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A tectonic shift on the two-state solution?

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It is starting to look like Israel’s apparent reaction to the Palestinian Authority (PA) being granted ‘observer state’ status at the UN last Friday is about to backfire. In a rapidly changing world, Israel’s heavy handed response is seen as less and less seen as an appropriate way forward.

Last Friday, the UN General Assembly voted 138 to nine, with 41 abstentions, to grant Palestine observer state status. While not recognising Palestine as a full state, which requires nine of the 15 UN Security Council members to also vote in favour, including all veto-power members, the vote was a significant step towards Palestine’s eventual statehood recognition.

Contrary to claims by Israel’s spokesman, Mark Regev, the vote gave the PA overwhelming international endorsement for the eventual establishment of a Palestinian state in the West Bank, Gaza Strip and East Jerusalem.

Israel’s response, after having pounded the Gaza Strip just two weeks before, was to cut off tax payments collected on behalf of the PA, ostensibly to pay an electricity bill, sending the PA into bankruptcy. More importantly from an international relations viewpoint, though, Israel’s decision to re-start its settlement building program on the West Bank has drawn almost universal criticism.

Having been largely isolated on the UN’s observer statehood vote, the US is now saying, categorically, that it opposes the extension of new Jewish settlements, notably the E1 settlement, near Jerusalem. Other countries that voted against Friday’s Palestinian motion are also critical of Israel’s decision to proceed with new settlements on Palestinian territory.

In a fundamental shift from previous policy, Australia’s Labor government’s caucus also forced an abstention on last Friday’s vote. Former Israel ally, Foreign Minister Bob Carr, has been blunt in his opposition to Israel’s new settlements plan. In part, the reaction to Israel’s settlements plan reflects the changing political geography in the Middle East. With much of regional politics so delicately poised, no-one wants a diplomatic bull in the strategic china shop.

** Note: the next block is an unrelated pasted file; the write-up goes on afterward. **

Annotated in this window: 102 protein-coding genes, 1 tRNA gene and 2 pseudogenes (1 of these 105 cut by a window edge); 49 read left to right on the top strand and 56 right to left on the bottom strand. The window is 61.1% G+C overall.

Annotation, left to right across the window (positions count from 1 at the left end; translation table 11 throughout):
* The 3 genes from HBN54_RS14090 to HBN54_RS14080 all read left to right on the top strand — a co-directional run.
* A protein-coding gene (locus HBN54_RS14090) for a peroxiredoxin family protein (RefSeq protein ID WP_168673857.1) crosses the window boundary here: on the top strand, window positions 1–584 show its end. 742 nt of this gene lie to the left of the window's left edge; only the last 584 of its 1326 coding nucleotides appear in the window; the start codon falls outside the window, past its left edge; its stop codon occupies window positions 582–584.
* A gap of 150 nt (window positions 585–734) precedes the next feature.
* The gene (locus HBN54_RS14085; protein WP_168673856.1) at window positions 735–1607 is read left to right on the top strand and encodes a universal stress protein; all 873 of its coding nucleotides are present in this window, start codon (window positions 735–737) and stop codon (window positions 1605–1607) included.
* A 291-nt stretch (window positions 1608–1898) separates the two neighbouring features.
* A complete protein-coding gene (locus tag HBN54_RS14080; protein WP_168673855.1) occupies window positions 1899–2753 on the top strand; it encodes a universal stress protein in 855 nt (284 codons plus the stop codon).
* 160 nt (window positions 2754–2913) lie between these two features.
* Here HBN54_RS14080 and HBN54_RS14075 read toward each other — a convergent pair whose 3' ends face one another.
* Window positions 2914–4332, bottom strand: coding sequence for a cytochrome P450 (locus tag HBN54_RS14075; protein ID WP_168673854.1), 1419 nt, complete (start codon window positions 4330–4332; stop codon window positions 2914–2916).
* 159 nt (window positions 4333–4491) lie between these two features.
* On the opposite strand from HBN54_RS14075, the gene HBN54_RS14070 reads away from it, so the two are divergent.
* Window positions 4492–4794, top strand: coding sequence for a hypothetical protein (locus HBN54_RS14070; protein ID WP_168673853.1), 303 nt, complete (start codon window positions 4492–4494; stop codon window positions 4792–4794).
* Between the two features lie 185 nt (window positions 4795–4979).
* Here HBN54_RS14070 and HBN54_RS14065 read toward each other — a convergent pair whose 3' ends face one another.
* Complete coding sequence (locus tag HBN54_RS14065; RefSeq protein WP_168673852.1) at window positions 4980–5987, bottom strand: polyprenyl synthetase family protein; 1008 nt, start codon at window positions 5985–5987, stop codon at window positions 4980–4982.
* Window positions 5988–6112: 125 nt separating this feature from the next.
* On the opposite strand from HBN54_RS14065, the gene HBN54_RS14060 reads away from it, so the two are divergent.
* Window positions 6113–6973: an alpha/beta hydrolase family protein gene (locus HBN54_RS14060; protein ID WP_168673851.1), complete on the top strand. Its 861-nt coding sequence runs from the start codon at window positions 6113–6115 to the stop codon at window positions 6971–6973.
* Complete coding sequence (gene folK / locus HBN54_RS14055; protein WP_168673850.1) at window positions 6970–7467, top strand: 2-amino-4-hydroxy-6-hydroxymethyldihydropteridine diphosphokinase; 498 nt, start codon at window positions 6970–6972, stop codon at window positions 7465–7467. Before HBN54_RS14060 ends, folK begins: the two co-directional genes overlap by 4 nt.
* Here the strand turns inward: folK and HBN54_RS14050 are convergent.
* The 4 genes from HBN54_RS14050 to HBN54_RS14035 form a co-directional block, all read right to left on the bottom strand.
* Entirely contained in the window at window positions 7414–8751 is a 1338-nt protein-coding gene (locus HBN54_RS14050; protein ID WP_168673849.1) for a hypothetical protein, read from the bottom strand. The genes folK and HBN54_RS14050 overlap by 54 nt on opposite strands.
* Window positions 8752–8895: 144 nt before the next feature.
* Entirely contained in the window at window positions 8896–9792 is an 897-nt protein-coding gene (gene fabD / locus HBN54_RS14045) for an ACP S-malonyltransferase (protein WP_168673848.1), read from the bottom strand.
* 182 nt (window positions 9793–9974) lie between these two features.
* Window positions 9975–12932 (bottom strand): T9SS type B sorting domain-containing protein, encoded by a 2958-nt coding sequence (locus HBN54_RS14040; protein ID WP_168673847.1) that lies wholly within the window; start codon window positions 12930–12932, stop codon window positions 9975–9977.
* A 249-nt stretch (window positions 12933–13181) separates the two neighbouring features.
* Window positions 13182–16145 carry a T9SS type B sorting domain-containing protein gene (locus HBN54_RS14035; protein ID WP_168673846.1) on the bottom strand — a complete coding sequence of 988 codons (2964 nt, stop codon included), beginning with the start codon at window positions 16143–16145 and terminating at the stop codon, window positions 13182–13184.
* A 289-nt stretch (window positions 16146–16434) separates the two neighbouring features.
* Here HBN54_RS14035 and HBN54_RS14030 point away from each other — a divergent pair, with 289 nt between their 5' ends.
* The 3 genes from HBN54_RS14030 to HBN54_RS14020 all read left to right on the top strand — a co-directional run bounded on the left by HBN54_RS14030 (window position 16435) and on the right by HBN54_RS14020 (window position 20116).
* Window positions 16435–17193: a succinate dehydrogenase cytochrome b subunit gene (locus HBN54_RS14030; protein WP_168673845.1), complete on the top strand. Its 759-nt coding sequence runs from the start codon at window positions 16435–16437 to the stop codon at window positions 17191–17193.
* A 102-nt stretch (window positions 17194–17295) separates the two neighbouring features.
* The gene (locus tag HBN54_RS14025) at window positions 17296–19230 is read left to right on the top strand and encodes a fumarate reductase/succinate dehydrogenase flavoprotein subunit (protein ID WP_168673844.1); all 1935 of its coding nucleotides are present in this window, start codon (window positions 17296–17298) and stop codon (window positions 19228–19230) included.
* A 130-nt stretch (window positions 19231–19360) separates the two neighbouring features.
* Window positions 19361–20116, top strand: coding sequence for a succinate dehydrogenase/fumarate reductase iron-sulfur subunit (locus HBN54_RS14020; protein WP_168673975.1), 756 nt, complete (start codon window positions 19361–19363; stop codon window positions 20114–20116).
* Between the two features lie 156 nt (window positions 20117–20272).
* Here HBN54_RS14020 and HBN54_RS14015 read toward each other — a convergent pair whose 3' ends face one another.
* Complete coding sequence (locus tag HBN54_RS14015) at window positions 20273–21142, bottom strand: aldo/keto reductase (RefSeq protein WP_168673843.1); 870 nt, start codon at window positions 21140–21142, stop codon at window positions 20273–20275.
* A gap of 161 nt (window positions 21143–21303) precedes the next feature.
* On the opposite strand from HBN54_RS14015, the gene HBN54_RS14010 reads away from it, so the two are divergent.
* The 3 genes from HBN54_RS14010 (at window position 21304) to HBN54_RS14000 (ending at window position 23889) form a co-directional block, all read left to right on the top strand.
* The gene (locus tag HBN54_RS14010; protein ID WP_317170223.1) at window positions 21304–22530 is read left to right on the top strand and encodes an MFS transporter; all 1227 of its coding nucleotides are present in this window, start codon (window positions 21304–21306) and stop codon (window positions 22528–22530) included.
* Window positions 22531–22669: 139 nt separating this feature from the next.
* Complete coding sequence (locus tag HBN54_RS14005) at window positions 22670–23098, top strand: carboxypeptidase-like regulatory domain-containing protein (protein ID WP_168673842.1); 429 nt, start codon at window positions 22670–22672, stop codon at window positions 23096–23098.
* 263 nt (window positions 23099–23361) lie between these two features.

But to some extent, too, the world is growing weary of its endorsement of a two-state solution to the Israel-Palestine issue being so cynically disregarded by Israel. Israel says that the PA’s vote in the UN has set back the two-state process, but there is no logical reason for this to be so. Indeed, the international community is now giving the idea some diplomatic substance.

 What is becoming increasingly clear is that Israel is prepared to talk about a two-state solution, but only on its own terms. Those terms, reasonably, include being able to guarantee its future security.

Less reasonably, however, they also seem to include Israel also dictating the conditions the Palestinians will have to accept to in order to achieve agreement. This includes giving up any claim to Jerusalem and, in effect, an ‘independent’ Palestinian state remaining an adjunct to Israel.

It is now probable that Israel will back off from its proposed new settlements and will come to a mediated arrangement about handling the PA’s finances. Other regional states, too, might also move to fill the financial void.

But it may be that, after a senseless exchange of rockets and shells and now a vote in the UN, the world has seen a tectonic shift in how the Israel-Palestine conflict is viewed. It may, then, that this difficult conflict has moved one small but definite step closer to a resolution.
 

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